Int'l - Catastrophe Bonds, Disaster Risk Insurance Facilities and Natural Disaster Funds: Protecting our Planet and the Public Purse
Guy Carpenter’s recently released report on the public sector response to climate change, Protecting our Planet and the Public Purse, looks beyond the United States’ approach to natural catastrophe risk mitigation and investigates the measures taken by countries in Latin America and Asia.
Mexico has been a pioneer in exploring innovative ways to transfer a portion of its natural catastrophe risk to private investors. More than 20 years ago, the Mexican government created The Fund for Natural Disasters, called FONDEN, which was designed to take a proactive approach to support disaster relief and, importantly, reconstruction and to act as a buffer against multiple losses that occurred in the 1990s.
In 2006, Mexico placed the first catastrophe bond by a sovereign government. In 2009, Mexico once again broke boundaries by becoming the first country to issue a multi-peril catastrophe bond, covering earthquake and hurricane risk, through the World Bank’s MultiCat program. More recently, FONDEN placed its fourth catastrophe bond in 2017 via the Global Debt Issuance Facility of the World Bank Group’s International Bank for Reconstruction and Development.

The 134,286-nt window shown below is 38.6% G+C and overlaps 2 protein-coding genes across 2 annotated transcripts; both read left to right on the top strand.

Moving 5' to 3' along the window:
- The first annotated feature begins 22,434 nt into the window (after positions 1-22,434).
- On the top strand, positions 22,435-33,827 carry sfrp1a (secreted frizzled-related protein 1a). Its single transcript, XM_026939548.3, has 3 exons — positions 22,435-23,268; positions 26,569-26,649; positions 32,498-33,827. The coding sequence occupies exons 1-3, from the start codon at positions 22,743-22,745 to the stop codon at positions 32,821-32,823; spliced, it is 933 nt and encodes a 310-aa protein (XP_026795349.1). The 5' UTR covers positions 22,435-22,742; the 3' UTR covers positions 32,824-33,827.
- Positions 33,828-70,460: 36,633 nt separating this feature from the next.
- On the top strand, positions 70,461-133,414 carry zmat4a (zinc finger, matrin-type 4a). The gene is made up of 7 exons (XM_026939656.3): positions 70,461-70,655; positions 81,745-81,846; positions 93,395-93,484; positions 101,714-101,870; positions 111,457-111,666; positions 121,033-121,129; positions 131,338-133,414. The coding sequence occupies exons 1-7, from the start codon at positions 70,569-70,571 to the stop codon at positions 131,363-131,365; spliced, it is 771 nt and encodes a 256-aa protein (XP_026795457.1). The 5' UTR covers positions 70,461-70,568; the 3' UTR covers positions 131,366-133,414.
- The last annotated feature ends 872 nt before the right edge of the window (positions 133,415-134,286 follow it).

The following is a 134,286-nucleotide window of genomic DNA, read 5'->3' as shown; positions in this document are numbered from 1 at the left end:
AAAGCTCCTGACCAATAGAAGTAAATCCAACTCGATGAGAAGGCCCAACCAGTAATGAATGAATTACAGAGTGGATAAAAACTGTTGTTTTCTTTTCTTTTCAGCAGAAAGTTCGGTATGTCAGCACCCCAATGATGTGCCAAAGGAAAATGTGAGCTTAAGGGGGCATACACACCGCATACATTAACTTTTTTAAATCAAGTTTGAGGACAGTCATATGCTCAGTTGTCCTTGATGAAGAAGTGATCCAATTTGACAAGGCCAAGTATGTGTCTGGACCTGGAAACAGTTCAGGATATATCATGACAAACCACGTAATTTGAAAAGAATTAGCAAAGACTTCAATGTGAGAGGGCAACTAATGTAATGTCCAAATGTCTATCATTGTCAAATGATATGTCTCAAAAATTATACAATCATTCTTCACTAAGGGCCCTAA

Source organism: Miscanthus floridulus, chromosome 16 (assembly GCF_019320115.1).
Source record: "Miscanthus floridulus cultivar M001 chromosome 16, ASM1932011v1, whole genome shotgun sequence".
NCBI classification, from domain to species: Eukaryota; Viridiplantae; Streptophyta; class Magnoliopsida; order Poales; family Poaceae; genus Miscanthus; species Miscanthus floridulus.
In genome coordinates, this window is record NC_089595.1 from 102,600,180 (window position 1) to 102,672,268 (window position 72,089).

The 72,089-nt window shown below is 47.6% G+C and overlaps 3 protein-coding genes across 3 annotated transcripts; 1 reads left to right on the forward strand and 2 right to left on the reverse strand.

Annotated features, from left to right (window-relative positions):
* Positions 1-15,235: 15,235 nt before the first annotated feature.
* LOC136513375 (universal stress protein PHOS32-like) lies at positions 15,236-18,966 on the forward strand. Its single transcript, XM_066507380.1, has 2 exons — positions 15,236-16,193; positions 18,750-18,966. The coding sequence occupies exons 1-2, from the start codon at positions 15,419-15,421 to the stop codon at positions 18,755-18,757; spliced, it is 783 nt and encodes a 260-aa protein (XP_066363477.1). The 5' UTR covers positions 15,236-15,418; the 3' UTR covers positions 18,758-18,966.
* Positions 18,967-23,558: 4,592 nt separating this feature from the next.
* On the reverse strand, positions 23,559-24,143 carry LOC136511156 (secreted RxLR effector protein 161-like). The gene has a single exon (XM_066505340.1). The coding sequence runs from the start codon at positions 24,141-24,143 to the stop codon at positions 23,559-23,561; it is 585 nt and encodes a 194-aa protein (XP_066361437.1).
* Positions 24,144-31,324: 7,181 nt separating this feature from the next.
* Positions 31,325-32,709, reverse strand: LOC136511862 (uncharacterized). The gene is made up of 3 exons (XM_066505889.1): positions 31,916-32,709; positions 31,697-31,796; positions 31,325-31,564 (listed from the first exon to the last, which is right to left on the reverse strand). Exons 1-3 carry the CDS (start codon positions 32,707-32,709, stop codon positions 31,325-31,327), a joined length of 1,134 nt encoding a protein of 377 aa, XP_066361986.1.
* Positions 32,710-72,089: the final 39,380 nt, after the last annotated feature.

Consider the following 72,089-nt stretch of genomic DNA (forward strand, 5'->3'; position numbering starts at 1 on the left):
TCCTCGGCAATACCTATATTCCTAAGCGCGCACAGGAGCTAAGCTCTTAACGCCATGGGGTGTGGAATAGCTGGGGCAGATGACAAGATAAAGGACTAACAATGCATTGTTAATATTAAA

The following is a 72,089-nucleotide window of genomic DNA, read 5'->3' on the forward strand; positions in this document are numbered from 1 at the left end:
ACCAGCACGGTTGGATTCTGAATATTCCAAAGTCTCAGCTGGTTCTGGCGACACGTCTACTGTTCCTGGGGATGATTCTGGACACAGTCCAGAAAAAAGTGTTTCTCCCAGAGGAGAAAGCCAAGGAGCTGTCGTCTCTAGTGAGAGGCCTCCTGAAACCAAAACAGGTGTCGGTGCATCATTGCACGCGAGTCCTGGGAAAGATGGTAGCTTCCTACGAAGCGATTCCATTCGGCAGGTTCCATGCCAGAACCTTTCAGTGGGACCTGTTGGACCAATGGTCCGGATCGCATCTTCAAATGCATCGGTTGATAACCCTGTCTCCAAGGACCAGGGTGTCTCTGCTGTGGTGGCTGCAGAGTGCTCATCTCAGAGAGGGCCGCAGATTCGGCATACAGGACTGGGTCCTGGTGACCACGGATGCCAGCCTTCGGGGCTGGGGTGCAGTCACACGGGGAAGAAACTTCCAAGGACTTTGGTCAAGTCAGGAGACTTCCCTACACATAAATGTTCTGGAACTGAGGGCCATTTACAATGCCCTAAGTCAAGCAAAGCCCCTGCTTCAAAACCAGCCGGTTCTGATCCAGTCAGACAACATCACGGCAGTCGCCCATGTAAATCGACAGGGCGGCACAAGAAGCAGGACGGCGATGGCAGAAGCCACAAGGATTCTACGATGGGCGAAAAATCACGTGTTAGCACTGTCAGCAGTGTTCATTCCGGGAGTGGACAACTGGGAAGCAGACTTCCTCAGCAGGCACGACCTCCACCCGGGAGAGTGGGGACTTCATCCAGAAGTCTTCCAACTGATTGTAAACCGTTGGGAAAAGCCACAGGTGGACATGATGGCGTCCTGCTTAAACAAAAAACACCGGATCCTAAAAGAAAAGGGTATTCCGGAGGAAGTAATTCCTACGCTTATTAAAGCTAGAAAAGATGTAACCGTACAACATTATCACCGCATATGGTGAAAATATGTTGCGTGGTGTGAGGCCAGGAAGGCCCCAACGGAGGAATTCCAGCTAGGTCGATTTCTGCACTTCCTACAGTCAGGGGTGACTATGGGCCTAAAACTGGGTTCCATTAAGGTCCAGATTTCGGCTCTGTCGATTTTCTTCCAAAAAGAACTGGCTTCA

FONDEN’s reconstruction program has leveraged traditional reinsurance to provide up to USD 250 million of coverage for public assets and eligible low income housing after disasters. Renewed on an annual basis, the program provides additional funding for rebuilding when local or recipient resources are exhausted after a declared disaster. Notably, the program has a detailed structure to create cost sharing with localities or recipients, encourage take-up of insurance protection for publicly owned assets and enforce higher standards for reconstruction following disasters.
Over the life of the FONDEN program, Mexico’s government has received roughly USD 280 million from its traditional reinsurance program and an additional USD 200 million from its catastrophe bonds, for a total recovery of almost half a billion dollars.